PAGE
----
The highest ranking Indian-American in the White House Press Room, Raj Shah was once a bitter critic of US President Donald Trump
White House Deputy Press Secretary Raj Shah will fill in for Press Secretary Sarah Huckabee Sanders on Friday (February 9) in the James S. Brady Press Briefing Room at the White House. Before joining the administration, Shah called President Trump “deplorable,” and also worked on campaign ads against him. Ironically, he is now the highest ranking official of Indian-origin in the White House Press Room and has emerged as one of the most vocal advocates of the Trump administration.
Here’s everything you need to know about Indian-American politician Raj Shah:
- He’s Deputy Press Secretary, but his role in the Trump administration is on a steady upswing
Shah is the White House Principal Deputy Press Secretary and Deputy Assistant to the President, but he has appeared regularly as a White House surrogate on TV. Representing the White House on television is usually reserved for more senior staffers.
In an interview with National Public Radio after the State of the Union, Shah said Trump’s speech was “unifying.”
“I do think it was a very unifying address. There was a lot that Democrats could have embraced. They seemed unwilling to want to,” he said to host Steve Inskeep.
He has supported and promoted Trump’s immigration views.
“Illegal immigration can pose a public safety and terrorism threat to the United States. That report reinforces that point,” he said to Chris Cuomo.
- First Indian-American in the White House Press Office
Shah’s parents were born in India, his father in Mumbai and his mother in Gujarat. They studied in the United States, moved back to India and then moved back to the United States in the 1970s. His father was an engineer, though later in life his father opened a chain of retail stores, His mother was a dentist.
Shah was born in Connecticut in 1984 and attended Brien McMahon High School, where he was named as an Ettinger Scholar. He volunteered for Representative Chris Shays and attended Cornell University, where he received his bachelor’s degree in Government in 2006.
Shah is presently the highest ranking Indian-American to work in the White House Press Office.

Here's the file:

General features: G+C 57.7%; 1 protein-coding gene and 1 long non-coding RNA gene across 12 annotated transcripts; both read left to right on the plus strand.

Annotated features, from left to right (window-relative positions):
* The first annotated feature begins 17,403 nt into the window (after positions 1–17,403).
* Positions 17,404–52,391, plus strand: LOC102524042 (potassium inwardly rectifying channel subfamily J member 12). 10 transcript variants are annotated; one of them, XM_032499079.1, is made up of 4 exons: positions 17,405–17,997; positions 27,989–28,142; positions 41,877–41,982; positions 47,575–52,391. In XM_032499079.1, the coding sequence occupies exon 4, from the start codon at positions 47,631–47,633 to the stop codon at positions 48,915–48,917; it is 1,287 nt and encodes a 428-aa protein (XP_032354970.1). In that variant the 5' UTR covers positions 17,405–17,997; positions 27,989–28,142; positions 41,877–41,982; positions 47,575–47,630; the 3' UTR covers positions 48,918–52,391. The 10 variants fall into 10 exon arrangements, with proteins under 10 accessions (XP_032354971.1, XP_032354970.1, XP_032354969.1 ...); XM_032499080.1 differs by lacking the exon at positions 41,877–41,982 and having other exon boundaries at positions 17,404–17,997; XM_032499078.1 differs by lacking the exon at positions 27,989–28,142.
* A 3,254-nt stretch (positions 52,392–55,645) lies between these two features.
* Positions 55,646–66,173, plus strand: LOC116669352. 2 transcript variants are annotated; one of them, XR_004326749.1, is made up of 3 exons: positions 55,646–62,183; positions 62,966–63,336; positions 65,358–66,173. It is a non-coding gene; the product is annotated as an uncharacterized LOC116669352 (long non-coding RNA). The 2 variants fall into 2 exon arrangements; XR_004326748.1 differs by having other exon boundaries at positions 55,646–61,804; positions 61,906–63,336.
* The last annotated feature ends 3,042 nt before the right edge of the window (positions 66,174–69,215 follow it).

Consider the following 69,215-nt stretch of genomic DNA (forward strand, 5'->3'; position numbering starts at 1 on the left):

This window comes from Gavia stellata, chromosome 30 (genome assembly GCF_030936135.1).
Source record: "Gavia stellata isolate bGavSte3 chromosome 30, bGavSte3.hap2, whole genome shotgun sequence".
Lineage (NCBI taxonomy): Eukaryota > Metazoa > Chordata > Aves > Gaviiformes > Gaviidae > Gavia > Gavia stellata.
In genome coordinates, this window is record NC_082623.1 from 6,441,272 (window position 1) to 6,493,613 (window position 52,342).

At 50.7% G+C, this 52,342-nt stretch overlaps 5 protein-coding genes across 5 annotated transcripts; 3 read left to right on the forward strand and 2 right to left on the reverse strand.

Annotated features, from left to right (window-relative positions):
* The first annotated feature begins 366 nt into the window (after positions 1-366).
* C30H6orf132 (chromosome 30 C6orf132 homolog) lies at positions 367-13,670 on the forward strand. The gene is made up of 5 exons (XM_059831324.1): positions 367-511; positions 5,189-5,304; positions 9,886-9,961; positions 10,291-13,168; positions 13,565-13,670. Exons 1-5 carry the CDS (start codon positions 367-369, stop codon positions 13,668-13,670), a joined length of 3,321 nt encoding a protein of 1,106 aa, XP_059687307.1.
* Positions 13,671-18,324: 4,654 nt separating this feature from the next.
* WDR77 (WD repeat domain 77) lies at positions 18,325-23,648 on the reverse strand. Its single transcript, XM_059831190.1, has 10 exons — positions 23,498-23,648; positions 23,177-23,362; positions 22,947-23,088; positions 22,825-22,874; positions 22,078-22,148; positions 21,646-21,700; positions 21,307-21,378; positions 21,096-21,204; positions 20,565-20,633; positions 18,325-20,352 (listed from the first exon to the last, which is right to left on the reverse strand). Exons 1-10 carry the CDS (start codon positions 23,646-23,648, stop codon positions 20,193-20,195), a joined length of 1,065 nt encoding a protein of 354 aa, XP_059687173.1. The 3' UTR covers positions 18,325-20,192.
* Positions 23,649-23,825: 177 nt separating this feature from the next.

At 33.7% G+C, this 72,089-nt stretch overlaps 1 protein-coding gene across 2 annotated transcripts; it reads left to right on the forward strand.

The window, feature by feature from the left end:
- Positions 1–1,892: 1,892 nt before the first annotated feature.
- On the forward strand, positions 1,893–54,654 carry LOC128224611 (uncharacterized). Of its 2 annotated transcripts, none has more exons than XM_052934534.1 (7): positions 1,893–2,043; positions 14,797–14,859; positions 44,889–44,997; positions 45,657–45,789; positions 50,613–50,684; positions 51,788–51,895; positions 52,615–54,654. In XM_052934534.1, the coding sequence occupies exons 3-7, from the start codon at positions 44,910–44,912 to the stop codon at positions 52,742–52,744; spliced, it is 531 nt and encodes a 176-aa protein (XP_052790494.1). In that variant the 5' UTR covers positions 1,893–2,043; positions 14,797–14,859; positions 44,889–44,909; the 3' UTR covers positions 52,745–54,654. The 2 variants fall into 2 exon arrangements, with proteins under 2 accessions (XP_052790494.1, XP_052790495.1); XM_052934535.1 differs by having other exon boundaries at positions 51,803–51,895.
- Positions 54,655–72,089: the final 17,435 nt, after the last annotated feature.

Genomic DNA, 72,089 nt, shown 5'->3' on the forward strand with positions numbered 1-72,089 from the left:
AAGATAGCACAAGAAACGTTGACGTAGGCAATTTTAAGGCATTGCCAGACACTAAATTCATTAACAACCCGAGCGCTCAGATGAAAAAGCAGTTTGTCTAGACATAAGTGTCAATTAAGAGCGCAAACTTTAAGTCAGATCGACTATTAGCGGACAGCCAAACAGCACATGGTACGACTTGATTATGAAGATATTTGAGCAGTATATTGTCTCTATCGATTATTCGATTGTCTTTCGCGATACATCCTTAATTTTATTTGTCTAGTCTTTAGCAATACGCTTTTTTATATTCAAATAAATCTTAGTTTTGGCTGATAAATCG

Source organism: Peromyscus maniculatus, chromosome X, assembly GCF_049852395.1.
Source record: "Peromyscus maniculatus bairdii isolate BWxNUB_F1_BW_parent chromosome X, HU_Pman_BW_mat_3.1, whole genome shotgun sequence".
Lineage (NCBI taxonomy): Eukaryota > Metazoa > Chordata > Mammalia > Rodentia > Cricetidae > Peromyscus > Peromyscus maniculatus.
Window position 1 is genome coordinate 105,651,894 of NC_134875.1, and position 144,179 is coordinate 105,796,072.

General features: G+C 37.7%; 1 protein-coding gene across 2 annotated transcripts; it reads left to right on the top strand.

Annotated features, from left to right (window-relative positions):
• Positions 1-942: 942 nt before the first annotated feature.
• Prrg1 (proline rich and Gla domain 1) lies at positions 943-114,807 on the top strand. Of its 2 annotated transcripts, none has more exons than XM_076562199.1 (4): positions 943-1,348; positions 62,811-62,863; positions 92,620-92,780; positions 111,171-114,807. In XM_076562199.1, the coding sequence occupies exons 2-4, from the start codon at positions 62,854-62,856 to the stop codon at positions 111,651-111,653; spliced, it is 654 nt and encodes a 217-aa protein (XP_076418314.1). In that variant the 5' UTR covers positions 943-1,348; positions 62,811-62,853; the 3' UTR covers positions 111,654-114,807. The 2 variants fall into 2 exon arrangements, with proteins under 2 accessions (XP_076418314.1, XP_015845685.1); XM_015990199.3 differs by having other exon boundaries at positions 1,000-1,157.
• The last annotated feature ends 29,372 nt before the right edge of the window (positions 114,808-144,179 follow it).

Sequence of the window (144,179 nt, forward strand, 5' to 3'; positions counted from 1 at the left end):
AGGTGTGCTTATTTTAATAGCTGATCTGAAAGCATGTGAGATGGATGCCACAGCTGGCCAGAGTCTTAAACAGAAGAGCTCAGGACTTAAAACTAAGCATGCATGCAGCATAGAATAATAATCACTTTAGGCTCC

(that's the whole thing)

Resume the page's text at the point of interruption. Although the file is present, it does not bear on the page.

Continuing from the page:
- Not Always a Trump supporter
New York magazine had obtained private messages that showed Shah having once called Trump “deplorable” during the Presidential Election campaign in which Trump was pitted against Democrat Hillary Clinton.
On October 7, 2016, after the Washington Post published the Access Hollywood tape, in which listeners can hear Donald Trump discuss harassing women, Shah sent a message to Andrew Hemming, a senior RNC officer. He said: “I’m kinda enjoying this, some justice. I honestly don’t think it’s the worst thing he’s done but he somehow got passes for the other acts,” according to New York. He added, “Trump is a deplorable.”
The year before, Shah worked with Hemming to create an ad for the Jeb Bush campaign. On December 15, 2015, he sent an email with a CNN transcript where Trump speaks positively about President Obama and Hillary Clinton. Shah asked Hemming for footage of the interview, which was provided and used in a Jeb Bush campaign ad titled “Happy Anniversary, Donald!” released on the seven-year anniversary of the CNN comments.
- Shah Voted for George Bush, and Worked for Jeb
During high school, Shah volunteered for Representative Chris Shays and interned for Senator Joe Lieberman. He cast his first vote for George W. Bush, and interned in the White House in 2005. In 2010, Shah worked as campaign spokesman for New Mexico candidate for Governor Susana Martinez.
During the 2012 election, Shah was working as deputy research director at the Republican National Committee. He then left to co-found America Rising, a right-wing political action committee.
During the 2016 election campaign cycle, Shah worked for Jeb Bush’s campaign, then rejoined the RNC in February 2015, working on opposition research.
Shah joined the Trump administration almost immediately after Trump took office. He was first Deputy Communications Director and Research Director at the White House, before being promoted to Deputy Press Secretary.